New homeowners Angie Neo and Lim Jia Hong, both 28, wanted a green spot in their home, even if they are not avid gardeners. The couple, who got married last year, are in the process of moving into their executive condominium unit in Pasir Ris and have installed a three-tier gardening system purchased from Mr Kwan.

The system has been placed on a small portion of their balcony wall, and the couple have been growing sweet basil and sweet potato among others.

Mr Lim, who does marketing for a food company, says: "We don't have a lot of balcony space to fill with big flower pots, so putting our plants on the wall takes up less space.

"It's also pretty convenient for us because we use some of the edibles such as mint leaves to make drinks. It's right here and we don't have to go to the supermarket to get it."

Ms Neo, a photographer, adds: "It's nice to look at too, especially when the plants grow well. We don't get a lot of time to tend to them, so it's great that they just need watering twice a week. We're looking at getting more planters to hang over the balcony rail, since this one has passed our survivor's test."



What: Inspiration for these quirky planters hit urban farmer and organic chef Cynthea Lam as she was walking around Chinatown and saw these nostalgic kopitiam cups. Each cup is a perfectly sized planter to keep on a small desk and is easy to maintain. Ms Lam makes each one with a variety of plants such as fittonias and pileas. There are three different types of Anything Planters to choose from. Under The Wholesome Co label, which she founded, Ms Lam often has workshops on how to start urban farms.

Price: From $18

Where: Anything Planter, go to


What: Place these classy terrariums on your desk or dining table to glam up your area. Filled with succulents and cacti, these plants sit pretty in jars and glass containers, above a beautiful sand bed. Green Banana also does bespoke terrariums.

Price: Starts at $35

Where: Green Banana, go to They are also sold at Tyrwhitt General Company, 150A Tyrwhitt Road, Level 2; Strictly Pastry, 267 Joo Chiat Road; By The Branch, 33 Erskine Road; National Design Centre, 111 Middle Road, 01-05; and Mondays Off, 76 Haji Lane.


What: Noah Garden Centre is a newly launched online retail store, which has gardening products for urbanites. Take their Corsica Flower Bridge Table, which doubles up as a balcony planter and a table, where you can place your drinks or books as you lounge in your balcony.

Other interesting products include the Vertical Garden, where space-starved homeowners can save on floor space, and still have more than one plant, by "stacking" the pots.

Price: $35.90 for the Flower Bridge Table and $14.90 for the Corsica Vertical Garden

Where: Noah Garden Centre, go to


What: Botanicaire is an air purifier which can remove dust and odours using a special bacteria known as the Nuvoc Technology, as well as toxic gases which are released from cosmetics, aerosol sprays or paint. Designed in layers, the top part of the detoxifier is a removable cartridge, which can be replaced. The base of the detoxifier can be filled with water and fishes put in to create a small tank.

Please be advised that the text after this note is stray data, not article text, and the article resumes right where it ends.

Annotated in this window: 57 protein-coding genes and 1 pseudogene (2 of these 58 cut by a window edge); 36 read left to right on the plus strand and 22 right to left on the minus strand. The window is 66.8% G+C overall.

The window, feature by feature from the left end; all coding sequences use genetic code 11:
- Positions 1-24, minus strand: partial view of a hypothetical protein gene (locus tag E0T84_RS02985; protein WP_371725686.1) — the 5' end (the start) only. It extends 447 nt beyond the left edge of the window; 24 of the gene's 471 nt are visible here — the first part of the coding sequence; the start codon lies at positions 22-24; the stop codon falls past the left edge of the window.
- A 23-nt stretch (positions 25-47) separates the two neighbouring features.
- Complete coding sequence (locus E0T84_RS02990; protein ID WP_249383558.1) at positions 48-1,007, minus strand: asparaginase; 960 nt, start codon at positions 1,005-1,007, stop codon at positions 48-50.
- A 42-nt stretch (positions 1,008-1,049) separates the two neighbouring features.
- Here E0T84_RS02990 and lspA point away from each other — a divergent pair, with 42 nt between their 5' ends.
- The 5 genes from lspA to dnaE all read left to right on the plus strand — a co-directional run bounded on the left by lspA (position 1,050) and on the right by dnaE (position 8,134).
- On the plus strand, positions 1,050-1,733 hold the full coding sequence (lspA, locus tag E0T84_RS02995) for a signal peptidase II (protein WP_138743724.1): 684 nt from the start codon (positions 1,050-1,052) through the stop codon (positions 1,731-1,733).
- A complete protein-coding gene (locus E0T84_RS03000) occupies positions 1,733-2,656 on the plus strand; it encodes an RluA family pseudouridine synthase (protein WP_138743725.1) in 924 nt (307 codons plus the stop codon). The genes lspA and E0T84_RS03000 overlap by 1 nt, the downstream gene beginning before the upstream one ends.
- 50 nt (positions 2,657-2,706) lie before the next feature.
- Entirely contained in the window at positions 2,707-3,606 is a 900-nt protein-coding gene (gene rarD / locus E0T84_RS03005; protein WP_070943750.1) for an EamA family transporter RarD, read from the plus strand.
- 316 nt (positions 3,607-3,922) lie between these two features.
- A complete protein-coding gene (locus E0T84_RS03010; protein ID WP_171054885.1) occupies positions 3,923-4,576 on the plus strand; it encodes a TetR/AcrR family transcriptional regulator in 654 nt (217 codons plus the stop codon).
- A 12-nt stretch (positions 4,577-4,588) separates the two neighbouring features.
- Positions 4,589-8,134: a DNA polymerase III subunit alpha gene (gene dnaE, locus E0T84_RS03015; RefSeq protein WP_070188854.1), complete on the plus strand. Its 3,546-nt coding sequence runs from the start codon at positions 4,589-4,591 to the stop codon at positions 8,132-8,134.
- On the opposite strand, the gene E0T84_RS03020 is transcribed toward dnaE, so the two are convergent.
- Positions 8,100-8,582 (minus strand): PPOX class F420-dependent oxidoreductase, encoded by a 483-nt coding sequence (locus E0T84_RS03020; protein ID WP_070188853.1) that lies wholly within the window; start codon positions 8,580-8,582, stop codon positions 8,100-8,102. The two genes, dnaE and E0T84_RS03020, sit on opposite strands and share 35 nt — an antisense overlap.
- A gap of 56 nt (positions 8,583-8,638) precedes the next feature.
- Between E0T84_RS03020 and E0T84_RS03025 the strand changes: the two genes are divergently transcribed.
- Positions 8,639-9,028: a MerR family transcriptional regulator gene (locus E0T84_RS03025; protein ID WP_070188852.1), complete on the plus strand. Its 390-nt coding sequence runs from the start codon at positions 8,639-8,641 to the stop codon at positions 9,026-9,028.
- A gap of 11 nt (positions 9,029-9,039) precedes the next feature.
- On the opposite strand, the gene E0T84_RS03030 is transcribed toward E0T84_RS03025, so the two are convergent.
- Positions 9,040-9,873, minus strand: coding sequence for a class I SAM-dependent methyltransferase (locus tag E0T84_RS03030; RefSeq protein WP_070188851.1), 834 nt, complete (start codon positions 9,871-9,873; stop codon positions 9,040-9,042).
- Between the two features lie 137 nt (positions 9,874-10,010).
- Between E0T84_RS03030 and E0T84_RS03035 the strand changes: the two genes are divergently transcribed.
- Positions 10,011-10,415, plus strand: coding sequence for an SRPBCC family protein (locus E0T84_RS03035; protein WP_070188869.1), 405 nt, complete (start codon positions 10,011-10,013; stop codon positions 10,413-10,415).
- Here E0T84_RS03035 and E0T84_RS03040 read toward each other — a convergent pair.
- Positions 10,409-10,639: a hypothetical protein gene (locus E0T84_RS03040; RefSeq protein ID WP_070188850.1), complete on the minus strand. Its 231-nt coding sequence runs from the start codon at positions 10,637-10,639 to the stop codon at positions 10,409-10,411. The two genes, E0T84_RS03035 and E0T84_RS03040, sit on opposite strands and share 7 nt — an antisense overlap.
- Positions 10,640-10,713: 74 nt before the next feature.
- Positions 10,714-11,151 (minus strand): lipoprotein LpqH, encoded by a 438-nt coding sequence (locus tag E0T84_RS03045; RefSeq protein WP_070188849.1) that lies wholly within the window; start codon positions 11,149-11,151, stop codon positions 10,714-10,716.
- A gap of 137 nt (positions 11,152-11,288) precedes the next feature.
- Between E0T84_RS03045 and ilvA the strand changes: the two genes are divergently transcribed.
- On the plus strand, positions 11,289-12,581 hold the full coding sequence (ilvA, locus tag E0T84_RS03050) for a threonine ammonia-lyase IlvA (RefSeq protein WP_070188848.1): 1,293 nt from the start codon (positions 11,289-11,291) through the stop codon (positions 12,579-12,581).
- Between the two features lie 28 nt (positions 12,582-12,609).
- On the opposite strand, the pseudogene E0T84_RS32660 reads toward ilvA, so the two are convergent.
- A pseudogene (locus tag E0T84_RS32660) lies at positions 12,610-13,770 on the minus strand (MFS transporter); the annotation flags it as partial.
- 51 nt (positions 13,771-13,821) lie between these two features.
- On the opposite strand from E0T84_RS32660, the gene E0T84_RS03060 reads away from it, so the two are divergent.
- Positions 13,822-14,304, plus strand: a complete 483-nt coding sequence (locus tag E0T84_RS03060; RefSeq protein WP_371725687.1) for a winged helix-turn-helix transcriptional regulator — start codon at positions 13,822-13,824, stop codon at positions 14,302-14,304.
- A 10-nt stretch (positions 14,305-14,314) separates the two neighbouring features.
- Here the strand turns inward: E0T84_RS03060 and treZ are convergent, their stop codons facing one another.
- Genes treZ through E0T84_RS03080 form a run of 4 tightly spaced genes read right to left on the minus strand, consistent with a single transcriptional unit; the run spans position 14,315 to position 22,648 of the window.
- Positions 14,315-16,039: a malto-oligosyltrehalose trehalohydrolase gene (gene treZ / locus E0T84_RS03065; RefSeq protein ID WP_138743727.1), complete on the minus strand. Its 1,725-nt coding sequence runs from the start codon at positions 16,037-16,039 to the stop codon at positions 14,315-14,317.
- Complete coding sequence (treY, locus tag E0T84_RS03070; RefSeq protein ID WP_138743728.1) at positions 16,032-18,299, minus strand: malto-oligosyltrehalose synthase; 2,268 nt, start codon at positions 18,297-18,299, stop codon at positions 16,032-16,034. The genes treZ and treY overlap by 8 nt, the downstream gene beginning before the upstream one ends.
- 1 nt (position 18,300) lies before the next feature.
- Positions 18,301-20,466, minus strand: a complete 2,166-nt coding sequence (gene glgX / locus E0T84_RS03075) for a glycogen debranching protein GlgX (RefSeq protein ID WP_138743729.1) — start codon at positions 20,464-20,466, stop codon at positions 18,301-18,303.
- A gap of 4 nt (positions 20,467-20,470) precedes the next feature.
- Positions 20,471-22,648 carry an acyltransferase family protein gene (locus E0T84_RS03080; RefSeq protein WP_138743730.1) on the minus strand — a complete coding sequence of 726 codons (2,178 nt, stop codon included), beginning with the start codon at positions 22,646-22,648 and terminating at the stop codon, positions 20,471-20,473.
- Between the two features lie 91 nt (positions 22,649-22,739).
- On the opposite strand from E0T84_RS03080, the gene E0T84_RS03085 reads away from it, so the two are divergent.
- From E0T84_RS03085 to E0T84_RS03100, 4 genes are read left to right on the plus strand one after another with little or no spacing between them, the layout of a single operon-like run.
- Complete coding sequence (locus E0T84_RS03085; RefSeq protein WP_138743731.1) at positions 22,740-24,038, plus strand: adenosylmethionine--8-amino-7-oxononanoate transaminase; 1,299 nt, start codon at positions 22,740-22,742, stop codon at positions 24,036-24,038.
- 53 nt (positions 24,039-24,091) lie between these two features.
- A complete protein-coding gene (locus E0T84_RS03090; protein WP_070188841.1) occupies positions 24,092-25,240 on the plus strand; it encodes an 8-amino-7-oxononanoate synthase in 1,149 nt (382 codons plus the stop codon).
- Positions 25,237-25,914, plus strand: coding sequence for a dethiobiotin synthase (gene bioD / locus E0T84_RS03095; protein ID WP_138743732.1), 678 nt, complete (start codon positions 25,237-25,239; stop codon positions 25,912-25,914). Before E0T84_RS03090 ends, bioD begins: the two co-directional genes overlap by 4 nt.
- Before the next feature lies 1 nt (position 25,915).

If you are looking to spruce up your home with something more colourful, check out their Plant-in-a-Bottle series, where plants are grown in colourful, nutrient-rich gel - instead of soil - and placed in bottles and wine glasses.

Price: $198 for Botanicaire and from $15 for the Plant-in-a-Bottle series

Where: In Vitro, go to, tel: 6896-6758


What: Go bold with your choice of pots. Instead of traditional ceramic or plastic options, check out these chic leather planters which can be hung from a hook on the wall. Bloesem, a lifestyle store, also has three other styles of planters, including the macrame planter where pots are tied with pretty rope.

Price: $49 for the leather hanging planters and $59 for the small macrame planter and $89 for the large one

Where: Bloesem, 59 Eng Hoon Street, 01-79, tel: 6689-0146


What: Urban Farm Supply is a series of eco- friendly guided DIY kits to encourage urbanites to grow their edible garden from seeds. A Seed Sachet comes with instructions on fold-out panels on how to grow green beauties such as sunflowers and tomatoes. The Bio-degradable Seed Pot can be planted directly in the ground or into a larger pot when seeds become seedlings, while the Germination Kits are meant to help newbies grow their own edibles such as broccoli, wheatgrass and alfafa with ease.

Price: $5 for a Seed Sachet or a Bio-degradable Seed Pot and $15 for a Germination Kit

Where: The Plant Story Galleria, 33 Hyderabad Road, 01-01, tel: 9722-0438


What: If you are not quite sure about a full-scale vertical garden, why not try out these simple planters? You can choose between a hard container or fabric planter. Both are easily installed. The system comes with a special potting mix, created by Mr Hedrick Kwan, principal horticulturist and partner at Plant Visionz which brought in the system.

Price: $150

Where: Plant Visionz, go to or call 9625-3146